A Thousand Flowers to Bloom at the John Jermain Memorial Library

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A rendering of the John Jermain Memorial Library Community Reading Garden.

A rendering of the John Jermain Memorial Library Community Reading Garden.

By Douglas Feiden

The Dianthus firewitch is about to descend on the John Jermain Memorial Library.

But children should not be frightened. It isn’t clad in black cloak or pointed hat. It isn’t arriving on a broomstick. And it doesn’t posses evil magical powers.

It does, however, announce its presence in a pretty dramatic way, through the power and the majesty of its scent. That’s because the Firewitch, more commonly known as a gillyflower, is a dark pink carnation that exudes a lovely, spicy-clove kind of fragrance.

The perennial is one of 18 varieties that will be planted as part of the new Community Reading Garden, a 1,170-square-foot, tree- ringed, scented garden space that is expected to debut later this year on the Jefferson Street side of the library,

Underwritten by Jo Malone Inc., which markets its luxury colognes under the brand name of Jo Malone London, the garden will offer deep aromas, visual appeal and a tranquil, perhaps even spiritual, gathering place to all patrons who approach the library around the corner from its traditional Main Street entrance.

That means seniors using the wheelchair-accessible ramp, or kids scampering down the seven steps from the landing on Jefferson Street, will traverse a path through dogwoods, Spanish bluebells, winter jasmine, purple geraniums, coral bells, candytufts, grape hyacinths and fragrant purple re-blooming iris, not to mention pansies and peonies.

“The garden is going to be very floral and very fragrant, with something going on at least three of the four seasons,” said Beth Franz, the landscape project designer retained by the library to design both the Jo Malone garden and the overall library grounds.

“And no one is ever going to get in trouble for touching the flowers, and no sign will ever say, ‘Do Not Touch,’” she added.

On the contrary, library-goers will be encouraged to pick up some plantings, like the creeping thyme and fragrant lemon thyme, and crush them between their fingers.

“A child may want to pinch it, brush up against it and lean over to smell the flowers and touch the blossoms,” Ms. Franz said. “It’s all encouraged. But hopefully, they won’t pick the flowers!”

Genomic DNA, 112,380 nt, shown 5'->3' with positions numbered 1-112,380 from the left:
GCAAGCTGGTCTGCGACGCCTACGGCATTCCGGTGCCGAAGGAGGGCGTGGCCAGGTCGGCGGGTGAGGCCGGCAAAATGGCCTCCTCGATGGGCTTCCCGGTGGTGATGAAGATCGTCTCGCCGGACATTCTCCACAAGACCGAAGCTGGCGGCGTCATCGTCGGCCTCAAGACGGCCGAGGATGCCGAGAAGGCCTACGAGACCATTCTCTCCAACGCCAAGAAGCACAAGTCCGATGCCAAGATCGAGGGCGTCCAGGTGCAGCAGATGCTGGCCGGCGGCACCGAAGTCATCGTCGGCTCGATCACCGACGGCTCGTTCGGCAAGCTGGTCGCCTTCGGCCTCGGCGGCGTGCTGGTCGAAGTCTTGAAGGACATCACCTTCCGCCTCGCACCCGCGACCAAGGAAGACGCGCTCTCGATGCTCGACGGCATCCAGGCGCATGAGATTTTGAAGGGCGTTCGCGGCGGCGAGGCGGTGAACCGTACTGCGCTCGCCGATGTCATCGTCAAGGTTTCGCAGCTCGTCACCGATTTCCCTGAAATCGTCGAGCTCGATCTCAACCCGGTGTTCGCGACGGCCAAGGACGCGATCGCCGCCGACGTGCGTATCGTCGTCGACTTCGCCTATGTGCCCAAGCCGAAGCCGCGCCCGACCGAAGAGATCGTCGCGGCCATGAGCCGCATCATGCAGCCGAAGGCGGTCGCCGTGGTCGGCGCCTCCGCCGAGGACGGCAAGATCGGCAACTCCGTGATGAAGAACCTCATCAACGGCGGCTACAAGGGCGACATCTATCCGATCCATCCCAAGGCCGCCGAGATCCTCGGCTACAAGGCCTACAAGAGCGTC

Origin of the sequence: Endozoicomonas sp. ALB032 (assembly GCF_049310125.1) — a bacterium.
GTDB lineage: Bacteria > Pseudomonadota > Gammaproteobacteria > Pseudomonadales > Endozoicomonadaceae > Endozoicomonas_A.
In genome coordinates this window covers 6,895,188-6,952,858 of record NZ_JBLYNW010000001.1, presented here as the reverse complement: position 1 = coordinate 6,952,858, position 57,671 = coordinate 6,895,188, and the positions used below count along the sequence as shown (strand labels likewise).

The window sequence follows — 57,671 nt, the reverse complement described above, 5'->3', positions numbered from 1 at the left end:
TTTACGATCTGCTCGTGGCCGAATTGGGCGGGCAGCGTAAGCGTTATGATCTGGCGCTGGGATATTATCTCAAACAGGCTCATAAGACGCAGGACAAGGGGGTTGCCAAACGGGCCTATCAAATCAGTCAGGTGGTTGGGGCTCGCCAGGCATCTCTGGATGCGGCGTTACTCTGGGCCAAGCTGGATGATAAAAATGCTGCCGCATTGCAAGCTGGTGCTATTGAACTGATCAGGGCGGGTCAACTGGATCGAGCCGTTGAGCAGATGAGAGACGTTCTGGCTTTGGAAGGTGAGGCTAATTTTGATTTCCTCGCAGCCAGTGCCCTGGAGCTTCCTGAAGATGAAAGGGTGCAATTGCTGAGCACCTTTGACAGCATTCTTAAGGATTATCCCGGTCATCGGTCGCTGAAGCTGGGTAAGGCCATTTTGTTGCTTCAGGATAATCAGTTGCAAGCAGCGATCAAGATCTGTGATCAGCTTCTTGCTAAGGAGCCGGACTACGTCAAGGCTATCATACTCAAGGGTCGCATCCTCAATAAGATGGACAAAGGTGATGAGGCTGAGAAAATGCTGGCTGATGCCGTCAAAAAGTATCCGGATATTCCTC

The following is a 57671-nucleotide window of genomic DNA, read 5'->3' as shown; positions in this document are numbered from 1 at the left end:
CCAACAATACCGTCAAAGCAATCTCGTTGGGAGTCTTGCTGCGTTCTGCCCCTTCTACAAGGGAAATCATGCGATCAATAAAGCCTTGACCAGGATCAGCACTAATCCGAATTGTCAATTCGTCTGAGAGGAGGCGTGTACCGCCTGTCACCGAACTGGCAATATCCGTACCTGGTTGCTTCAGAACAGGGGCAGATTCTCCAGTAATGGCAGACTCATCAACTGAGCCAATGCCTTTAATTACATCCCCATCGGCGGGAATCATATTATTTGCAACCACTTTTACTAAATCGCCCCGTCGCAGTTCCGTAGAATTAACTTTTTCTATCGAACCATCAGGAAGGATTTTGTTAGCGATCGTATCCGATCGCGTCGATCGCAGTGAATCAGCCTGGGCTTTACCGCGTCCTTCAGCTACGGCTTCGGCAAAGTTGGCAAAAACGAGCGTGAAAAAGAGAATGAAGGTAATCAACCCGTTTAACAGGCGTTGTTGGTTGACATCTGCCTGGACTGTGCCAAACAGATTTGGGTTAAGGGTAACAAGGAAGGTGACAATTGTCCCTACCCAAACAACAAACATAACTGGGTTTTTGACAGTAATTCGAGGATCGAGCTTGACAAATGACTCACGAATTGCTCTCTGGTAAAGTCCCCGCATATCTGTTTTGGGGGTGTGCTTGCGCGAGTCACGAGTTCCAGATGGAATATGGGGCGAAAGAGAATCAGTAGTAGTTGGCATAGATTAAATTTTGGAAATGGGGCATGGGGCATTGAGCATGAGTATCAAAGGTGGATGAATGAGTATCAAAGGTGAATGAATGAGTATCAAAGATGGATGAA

The garden’s overall color scheme will be pink, purple and white, with a dash of other coloration, like the fragrant orange, purple and peach irises, for instance. Scents will include the citrus whiff of lemon thyme; the sweeter aromas of roses and peonies, and spicier scents, like the firewitch.

Of the 18 curated perennial plantings, 13 of them tie into Jo Malone London brand fragrances like jasmine, wood sage, sea salt, iris, peony and rhubarb.

The library keeps most donor information confidential and declines to disclose how much Jo Malone is contributing to underwrite the project. The company also doesn’t reveal its donation.

A 9-inch-by-12-inch, ground-mounted plaque acknowledges the charitable initiative, and a draft of the language to be used now says, “Community Reading Garden. Cared for by the John Jermain Memorial Library and supported by Jo Malone Inc.”

The project allows JJML to “extend the traditional reading-room concept out into the physical world,” said Catherine Creedon, the library’s director since 2007.

“And the plantings, seating and outdoor space provide a living, breathing, three-dimensional addition to our library collection,” she added.

The garden is separated into four separate sections, with the two on either side of the accessible ramp dominated by dogwood trees, Victoria rhubarb plants, cascading winter jasmine and a ground cover of bluebells.

The two other sections, to the right of the descending Jefferson Street stairs, include hornbeam shade trees, lily of the valley ground cover and an L-shaped, perennial-dominated main garden area sheltered behind an 18-inch-tall granite wall.

Even that granite retaining wall at the base of the L-shaped planting area has a story, and it is in keeping with the library’s stated goal of using as much reclaimed material as possible in its soon-to-be completed rebuilding project:

“Your granite went from a historic bridge in Massachusetts to a historic library in Sag Harbor,” explains Biz Reed, the chief operating officer of Olde New England Granite, a national supplier of reclaimed granite products.

About five years ago, the Essex-Merrimack Drawbridge, built in 1882, was demolished and rebuilt. Its piers, constructed with venerable Rockport-Cape Ann granite, were rescued and reclaimed by Mr. Reed’s Wakefield, Massachusetts-based company.

Those building blocks from the bridge demolition are now being incorporated into the library’s outdoor public garden spaces. And the vintage is only two or three decades off, in that the underbelly of the 19th century bridge is now being repurposed as part of the reinvented 1910 library campus.

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